The more transparent REITs are, the easier it is for them to access the capital markets, which in turn leads to higher rates of growth, according to a recent study. Moreover, the research found that greater transparency also leads to decreased cost of capital.
A team of academics from University of Alabama and South Dakota conducted the research and wrote a report titled “Corporate Transparency and Firm Growth: Evidence from Real Estate Investment Trusts.” It studied 273 REITs and included 2,121 REIT-year observations.
The research suggested that greater transparency facilitates growth by relaxing information-based constraints on external financing. In other words, an abundance of information helps investors get comfortable with a potential investment and encourages them to part with their dough, especially in the equity markets.
For REIT executives, the message is clear: “If you need to raise money from investors so you can grow, you’re more likely to get the money, and you’ll pay less for it, if you’re transparent,” says Heng “Hunter” An, co-author of the research paper and an assistant professor of finance at the University of South Dakota. He conducted the research in conjunction with Douglas O. Cook, a professor of finance at the University of Alabama, and Leonard V. Zumpano, head of the University of Alabama’s Real Estate Center.
“There are clear benefits for being more transparent,” An adds. He points out REITs are especially well suited for this type of research because of their dependence on external financing, An notes. Because tax laws require REITs to pay out at least 90 percent of their taxable income as dividends (95 percent before 2001), they have limited internal funds to finance their growth and, therefore, depend on capital markets to finance new investments.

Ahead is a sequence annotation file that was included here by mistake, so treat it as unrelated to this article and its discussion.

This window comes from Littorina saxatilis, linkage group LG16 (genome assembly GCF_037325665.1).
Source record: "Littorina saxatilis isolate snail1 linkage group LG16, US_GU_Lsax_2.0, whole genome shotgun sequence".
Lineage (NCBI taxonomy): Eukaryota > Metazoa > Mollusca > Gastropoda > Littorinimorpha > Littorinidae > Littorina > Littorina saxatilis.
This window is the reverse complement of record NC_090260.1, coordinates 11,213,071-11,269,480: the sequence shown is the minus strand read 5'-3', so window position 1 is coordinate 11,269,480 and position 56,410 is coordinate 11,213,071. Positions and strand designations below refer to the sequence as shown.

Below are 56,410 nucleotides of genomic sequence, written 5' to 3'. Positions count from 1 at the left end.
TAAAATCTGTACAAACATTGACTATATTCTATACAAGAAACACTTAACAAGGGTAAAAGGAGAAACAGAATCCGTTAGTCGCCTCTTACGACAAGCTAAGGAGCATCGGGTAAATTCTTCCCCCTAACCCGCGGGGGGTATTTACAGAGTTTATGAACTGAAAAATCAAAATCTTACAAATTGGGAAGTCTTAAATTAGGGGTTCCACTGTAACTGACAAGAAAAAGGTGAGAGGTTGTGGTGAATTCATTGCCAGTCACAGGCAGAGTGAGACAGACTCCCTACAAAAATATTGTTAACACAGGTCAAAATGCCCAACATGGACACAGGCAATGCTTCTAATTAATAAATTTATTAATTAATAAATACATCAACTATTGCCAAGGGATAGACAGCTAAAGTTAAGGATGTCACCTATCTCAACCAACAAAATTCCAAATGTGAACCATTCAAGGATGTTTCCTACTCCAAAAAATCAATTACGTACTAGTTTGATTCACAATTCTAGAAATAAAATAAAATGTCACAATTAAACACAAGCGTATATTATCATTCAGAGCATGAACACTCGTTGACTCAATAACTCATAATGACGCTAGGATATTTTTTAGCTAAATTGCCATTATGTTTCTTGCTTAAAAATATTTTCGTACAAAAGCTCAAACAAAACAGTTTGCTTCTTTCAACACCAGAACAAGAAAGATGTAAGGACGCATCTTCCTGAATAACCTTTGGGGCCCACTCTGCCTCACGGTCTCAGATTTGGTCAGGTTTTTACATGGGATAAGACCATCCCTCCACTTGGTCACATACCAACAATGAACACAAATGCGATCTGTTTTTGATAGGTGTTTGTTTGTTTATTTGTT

An and his team also found that transparent REITs are less likely to suffer a stock price crash. He points out that less transparency implies that executive teams hide bad news. If and when that bad news gets out, investors are spooked, and often sell off their stock in droves, causing the stock price to crash.
The team’s research focused exclusively on transparency’s impact on growth and did not delve into whether companies with greater transparent actually perform better, either operationally or financially. An points out that it’s entirely possible for REITs to be able to access money at a lower cost of capital because of their transparency, but still not perform well.
An admits that researchers have a difficult time defining and determining transparency. In the real estate sector, for example, transparency refers to information about various property types and geographic markets, in addition to company-specific information.
“Different researchers have put forth different measures of transparency and none have been perfect, including ours,” An says, explaining that his team measured transparency based on the stock prices of individual REITs, as well as the entire REIT universe. “Transparency and the stock price is linked.”
An acknowledges that there is a cost to being transparent—a trade-off, if you will. He points to competitive position as the most obvious cost. “If you have a major rival, you don’t want to disclose your strategic plans,” he points out. Moreover, An agrees that it requires extra time and money to be transparent.